11 Sing praises to the Lord, who dwells in Zion; declare among the peoples His deeds. 12 For He who requires blood remembers them; He does not forget the cry of the afflicted.

These are words of comfort to the righteous who suffer under the rule of the rebellious. It is a reminder that in the end God will hold the rebellious ones accountable for their misrule of the earth. Psalm 9:16 continues the theme of visitation (and divine judgment) upon Babylon and men who rebel against the rightful King-Messiah,

16 The Lord has made Himself known; He has executed judgment. In the work of his own hands the wicked is snared. Higgaion Selah.

Higgaion is a soliloquy (speaking out loud to one's self). Selah is a pause to reflect on the soliloquy, before stating confidently in the next verses:

17 The wicked will return to Sheol, even all the nations who forget God. 18 For the needy will not always be forgotten, nor the hope of the afflicted perish forever. 19 Arise, O Lord, do not let man prevail; let the nations be judged before Thee. 20 Put them in fear, O Lord; let the nations know that they are but men. Selah.

Rebels beginning with Nimrod think that they can usurp the throne of Christ. Nimrod himself ought to have submitted himself to the godly and peaceful rule of Noah (and Shem). But he chose to conquer men, form his own kingdom, and enslave men to his own laws. Those who follow in his footsteps think too highly of themselves, but God will ultimately bring them to see that they are not gods, but mere men.

Psalm 9 discusses the problem of rebellious men who have usurped the throne of Christ. However, it also gives us a hope for a new world in the future, when Christ and His overcoming body are reinstated to their rightful place. The nations will be judged, as we read in Matt. 25:31 and 32,

31 But when the Son of Man comes in His glory, and all the angels with him, then He will sit on His glorious throne. 32 And all the nations will be gathered before Him; and He will separate them from one another, as the shepherd separates the sheep from the goats.

The nations will be issued a subpoena to appear before the divine court and give an account of their actions. Babylon itself will come into judgment, though no longer is it that ancient city. Babylon has now become a world system that stands in opposition to the Kingdom of God and His righteousness. It is this world system, Babylon's successor, that God will judge, as we read in Rev. 18:21,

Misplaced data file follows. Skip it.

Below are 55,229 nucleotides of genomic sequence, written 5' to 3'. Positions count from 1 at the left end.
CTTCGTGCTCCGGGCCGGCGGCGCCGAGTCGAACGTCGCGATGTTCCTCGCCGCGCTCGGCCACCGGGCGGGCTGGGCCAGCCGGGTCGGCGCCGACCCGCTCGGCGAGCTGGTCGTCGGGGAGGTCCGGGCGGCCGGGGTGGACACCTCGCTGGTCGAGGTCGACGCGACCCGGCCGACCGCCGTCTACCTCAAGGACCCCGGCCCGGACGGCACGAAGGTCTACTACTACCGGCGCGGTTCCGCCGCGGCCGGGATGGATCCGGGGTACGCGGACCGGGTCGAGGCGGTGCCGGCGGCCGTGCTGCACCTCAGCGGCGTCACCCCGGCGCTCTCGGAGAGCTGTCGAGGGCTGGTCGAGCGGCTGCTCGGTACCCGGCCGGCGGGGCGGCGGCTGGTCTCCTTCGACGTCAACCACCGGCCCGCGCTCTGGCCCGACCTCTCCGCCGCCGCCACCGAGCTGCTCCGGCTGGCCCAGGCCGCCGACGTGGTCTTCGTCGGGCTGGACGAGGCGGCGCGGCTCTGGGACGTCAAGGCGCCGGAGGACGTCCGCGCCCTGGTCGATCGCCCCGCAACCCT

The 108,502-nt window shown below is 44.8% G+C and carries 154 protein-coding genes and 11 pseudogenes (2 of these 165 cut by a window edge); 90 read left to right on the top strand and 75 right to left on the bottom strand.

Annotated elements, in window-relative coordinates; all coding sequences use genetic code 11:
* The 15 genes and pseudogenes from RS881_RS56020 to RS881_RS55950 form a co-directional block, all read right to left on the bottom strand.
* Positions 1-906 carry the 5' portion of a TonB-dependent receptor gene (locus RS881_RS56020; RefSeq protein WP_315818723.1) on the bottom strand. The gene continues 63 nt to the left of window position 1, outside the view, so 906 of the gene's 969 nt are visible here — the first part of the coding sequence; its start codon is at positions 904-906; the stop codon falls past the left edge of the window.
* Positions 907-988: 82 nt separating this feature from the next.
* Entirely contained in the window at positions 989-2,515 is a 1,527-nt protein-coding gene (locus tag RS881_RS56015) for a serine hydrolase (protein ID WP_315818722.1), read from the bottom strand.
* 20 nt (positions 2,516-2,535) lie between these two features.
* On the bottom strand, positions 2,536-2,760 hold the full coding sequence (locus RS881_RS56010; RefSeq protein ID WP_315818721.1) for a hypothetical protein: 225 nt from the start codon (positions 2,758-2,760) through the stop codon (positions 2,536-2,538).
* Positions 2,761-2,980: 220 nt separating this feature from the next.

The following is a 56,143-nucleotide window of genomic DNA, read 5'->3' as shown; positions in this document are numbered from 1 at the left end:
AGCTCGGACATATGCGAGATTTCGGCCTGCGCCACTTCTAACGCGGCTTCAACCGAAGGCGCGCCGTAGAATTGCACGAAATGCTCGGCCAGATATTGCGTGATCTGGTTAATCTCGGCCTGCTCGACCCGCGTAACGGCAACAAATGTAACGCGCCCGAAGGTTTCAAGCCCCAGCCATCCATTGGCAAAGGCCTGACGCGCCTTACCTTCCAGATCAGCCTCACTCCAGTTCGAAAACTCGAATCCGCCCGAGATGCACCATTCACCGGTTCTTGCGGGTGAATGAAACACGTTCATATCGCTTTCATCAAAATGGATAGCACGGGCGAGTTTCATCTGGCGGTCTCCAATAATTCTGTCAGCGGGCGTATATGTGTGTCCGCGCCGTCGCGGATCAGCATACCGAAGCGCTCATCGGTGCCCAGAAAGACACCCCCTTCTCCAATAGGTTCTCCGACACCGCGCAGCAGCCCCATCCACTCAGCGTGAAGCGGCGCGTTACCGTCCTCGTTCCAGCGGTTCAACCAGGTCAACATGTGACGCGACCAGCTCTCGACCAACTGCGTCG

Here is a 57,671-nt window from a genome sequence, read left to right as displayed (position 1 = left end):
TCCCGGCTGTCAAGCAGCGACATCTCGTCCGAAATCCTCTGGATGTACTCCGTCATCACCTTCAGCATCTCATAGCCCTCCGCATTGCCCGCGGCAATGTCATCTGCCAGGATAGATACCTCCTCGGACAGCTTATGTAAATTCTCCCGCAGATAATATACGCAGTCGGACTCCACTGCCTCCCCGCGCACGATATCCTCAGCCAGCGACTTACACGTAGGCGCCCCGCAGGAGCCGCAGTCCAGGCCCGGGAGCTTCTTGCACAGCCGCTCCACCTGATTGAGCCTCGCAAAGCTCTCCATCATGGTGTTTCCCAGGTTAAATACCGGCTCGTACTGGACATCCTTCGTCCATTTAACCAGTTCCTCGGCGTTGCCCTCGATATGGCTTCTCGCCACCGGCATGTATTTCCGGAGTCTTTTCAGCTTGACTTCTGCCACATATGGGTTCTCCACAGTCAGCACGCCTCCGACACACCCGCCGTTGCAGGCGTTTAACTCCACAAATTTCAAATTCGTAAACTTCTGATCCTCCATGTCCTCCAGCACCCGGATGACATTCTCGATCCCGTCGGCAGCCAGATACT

21 And a strong angel took up a stone like a great millstone and threw it into the sea, saying, “Thus will Babylon, the great city, be thrown down with violence, and will not be found any longer.”

However, the overthrow of Babylon does not mean that the individual nations will cease to exist as nations. Babylon is the system that oppresses the nations. The nations will rejoice when their oppressor is overthrown and replaced by the Kingdom of God. When the Song of Moses is sung at Babylon's overthrow, the nations will worship God, as we read in Rev. 15:3, 4,

3 And they sang the song of Moses the bond-servant of God and the song of the Lamb, saying, “Great and marvelous are Thy works, O Lord God, the Almighty; righteous and true are Thy ways, Thou King of the nations. 4 Who will not fear, O Lord, and glorify Thy name? For Thou alone art holy; for all the nations will come and worship before Thee, for Thy righteous acts have been revealed.”

The song asks, “Who will NOT fear, O Lord, and glorify Thy name?” The only reason all men do not glorify Him today is because they do not know Him, because to know Him is to love Him. He is “ the desire of all nations ” (Hag. 2:7). As we said earlier, 1 Cor. 14:25 says that when secrets of the heart of the unbeliever are exposed by the Holy Spirit, “ he will fall on his face and worship God.

The purpose of Christ's coming was to show people the Father and His character. Likewise, the purpose of the manifestation of the sons of God (Rom. 8:23) will be to complete this work by manifesting the love of Christ to the rest of the world. Once this is done, who would NOT glorify His name?

This implies that ALL nations will glorify Him, and this is consistent with the picture in Rev. 5:13, where all living creatures worship and glorify God. Thus, we see that the judgment of the nations is not as horrific as apocalyptic doom-and-gloom Bible teachers have often portrayed it. Jesus Christ will judge all nations “with equity” and true justice, not simply by destructive punishment. The Babylonian system will be utterly destroyed, but the people will be saved and released from their bondage to sin and rebellion. These will come to learn God's ways in the age to come (Is. 2:3).

Psalm 9 is called “an irregular acrostic.” An acrostic psalm is a type of Hebrew poetry, where the first verse begins with the alef, the first letter of the Hebrew alphabet. The second verse then begins with beth, the second letter of the Hebrew alphabet. The third begins with gimel, the third letter, and so on.

The best example of an acrostic psalm is Psalm 119, where there are 22 sections of 8 verses each. All of verses of each section begin with the same letter of the Hebrew alphabet. So the first 8 verses begin with alef, the next 8 begin with beth, and the next 8 begin with gimel, and so on. Psalm 119 is a “regular acrostic psalm.”